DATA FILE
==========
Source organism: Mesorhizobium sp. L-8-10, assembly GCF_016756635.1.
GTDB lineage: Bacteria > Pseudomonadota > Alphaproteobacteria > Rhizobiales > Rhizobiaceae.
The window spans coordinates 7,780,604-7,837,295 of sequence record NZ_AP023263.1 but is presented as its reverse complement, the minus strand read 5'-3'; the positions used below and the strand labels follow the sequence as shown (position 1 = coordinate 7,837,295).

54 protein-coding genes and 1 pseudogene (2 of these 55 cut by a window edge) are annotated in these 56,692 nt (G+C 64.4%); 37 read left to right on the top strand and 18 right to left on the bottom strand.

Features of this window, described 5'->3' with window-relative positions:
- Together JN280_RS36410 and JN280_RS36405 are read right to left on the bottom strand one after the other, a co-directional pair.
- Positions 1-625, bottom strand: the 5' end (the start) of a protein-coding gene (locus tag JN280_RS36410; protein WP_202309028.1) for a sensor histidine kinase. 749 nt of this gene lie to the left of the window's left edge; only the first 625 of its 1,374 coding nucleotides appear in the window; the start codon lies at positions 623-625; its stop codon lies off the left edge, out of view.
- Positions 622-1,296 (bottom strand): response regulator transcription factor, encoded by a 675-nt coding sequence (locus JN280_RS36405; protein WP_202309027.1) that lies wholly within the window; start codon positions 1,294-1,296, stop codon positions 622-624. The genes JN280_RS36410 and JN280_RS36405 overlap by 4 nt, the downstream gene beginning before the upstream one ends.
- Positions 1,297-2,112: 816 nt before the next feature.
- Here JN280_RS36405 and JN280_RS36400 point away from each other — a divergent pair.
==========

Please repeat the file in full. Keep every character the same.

Source organism: Mesorhizobium sp. L-8-10, assembly GCF_016756635.1.
GTDB lineage: Bacteria > Pseudomonadota > Alphaproteobacteria > Rhizobiales > Rhizobiaceae.
The window spans coordinates 7,780,604-7,837,295 of sequence record NZ_AP023263.1 but is presented as its reverse complement, the minus strand read 5'-3'; the positions used below and the strand labels follow the sequence as shown (position 1 = coordinate 7,837,295).

54 protein-coding genes and 1 pseudogene (2 of these 55 cut by a window edge) are annotated in these 56,692 nt (G+C 64.4%); 37 read left to right on the top strand and 18 right to left on the bottom strand.

Features of this window, described 5'->3' with window-relative positions:
- Together JN280_RS36410 and JN280_RS36405 are read right to left on the bottom strand one after the other, a co-directional pair.
- Positions 1-625, bottom strand: the 5' end (the start) of a protein-coding gene (locus tag JN280_RS36410; protein WP_202309028.1) for a sensor histidine kinase. 749 nt of this gene lie to the left of the window's left edge; only the first 625 of its 1,374 coding nucleotides appear in the window; the start codon lies at positions 623-625; its stop codon lies off the left edge, out of view.
- Positions 622-1,296 (bottom strand): response regulator transcription factor, encoded by a 675-nt coding sequence (locus JN280_RS36405; protein WP_202309027.1) that lies wholly within the window; start codon positions 1,294-1,296, stop codon positions 622-624. The genes JN280_RS36410 and JN280_RS36405 overlap by 4 nt, the downstream gene beginning before the upstream one ends.
- Positions 1,297-2,112: 816 nt before the next feature.
- Here JN280_RS36405 and JN280_RS36400 point away from each other — a divergent pair.